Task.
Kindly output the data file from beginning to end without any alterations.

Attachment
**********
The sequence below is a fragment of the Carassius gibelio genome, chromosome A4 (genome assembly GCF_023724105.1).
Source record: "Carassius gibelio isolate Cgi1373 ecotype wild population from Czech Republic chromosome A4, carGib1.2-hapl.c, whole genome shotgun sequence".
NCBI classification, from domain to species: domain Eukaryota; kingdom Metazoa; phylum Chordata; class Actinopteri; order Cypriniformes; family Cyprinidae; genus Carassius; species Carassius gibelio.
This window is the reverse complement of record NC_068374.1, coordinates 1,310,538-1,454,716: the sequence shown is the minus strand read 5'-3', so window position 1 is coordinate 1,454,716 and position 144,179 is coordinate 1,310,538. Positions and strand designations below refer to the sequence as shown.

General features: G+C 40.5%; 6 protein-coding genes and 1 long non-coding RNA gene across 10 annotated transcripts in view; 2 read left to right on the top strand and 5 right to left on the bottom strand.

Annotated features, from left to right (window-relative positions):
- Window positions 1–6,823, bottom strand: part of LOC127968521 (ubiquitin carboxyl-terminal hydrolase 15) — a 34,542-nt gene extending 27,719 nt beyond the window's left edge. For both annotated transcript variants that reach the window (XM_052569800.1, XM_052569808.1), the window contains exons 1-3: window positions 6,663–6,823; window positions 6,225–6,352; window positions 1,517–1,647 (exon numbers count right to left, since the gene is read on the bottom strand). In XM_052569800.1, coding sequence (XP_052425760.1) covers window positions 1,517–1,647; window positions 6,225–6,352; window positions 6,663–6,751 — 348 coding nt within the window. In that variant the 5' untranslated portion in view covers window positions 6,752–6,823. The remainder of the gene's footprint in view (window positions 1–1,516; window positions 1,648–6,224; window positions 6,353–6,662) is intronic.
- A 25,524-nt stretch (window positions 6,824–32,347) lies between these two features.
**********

The sequence below is a fragment of the Carassius gibelio genome, chromosome A4 (genome assembly GCF_023724105.1).
Source record: "Carassius gibelio isolate Cgi1373 ecotype wild population from Czech Republic chromosome A4, carGib1.2-hapl.c, whole genome shotgun sequence".
NCBI classification, from domain to species: domain Eukaryota; kingdom Metazoa; phylum Chordata; class Actinopteri; order Cypriniformes; family Cyprinidae; genus Carassius; species Carassius gibelio.
This window is the reverse complement of record NC_068374.1, coordinates 1,310,538-1,454,716: the sequence shown is the minus strand read 5'-3', so window position 1 is coordinate 1,454,716 and position 144,179 is coordinate 1,310,538. Positions and strand designations below refer to the sequence as shown.

General features: G+C 40.5%; 6 protein-coding genes and 1 long non-coding RNA gene across 10 annotated transcripts in view; 2 read left to right on the top strand and 5 right to left on the bottom strand.

Annotated features, from left to right (window-relative positions):
- Window positions 1–6,823, bottom strand: part of LOC127968521 (ubiquitin carboxyl-terminal hydrolase 15) — a 34,542-nt gene extending 27,719 nt beyond the window's left edge. For both annotated transcript variants that reach the window (XM_052569800.1, XM_052569808.1), the window contains exons 1-3: window positions 6,663–6,823; window positions 6,225–6,352; window positions 1,517–1,647 (exon numbers count right to left, since the gene is read on the bottom strand). In XM_052569800.1, coding sequence (XP_052425760.1) covers window positions 1,517–1,647; window positions 6,225–6,352; window positions 6,663–6,751 — 348 coding nt within the window. In that variant the 5' untranslated portion in view covers window positions 6,752–6,823. The remainder of the gene's footprint in view (window positions 1–1,516; window positions 1,648–6,224; window positions 6,353–6,662) is intronic.
- A 25,524-nt stretch (window positions 6,824–32,347) lies between these two features.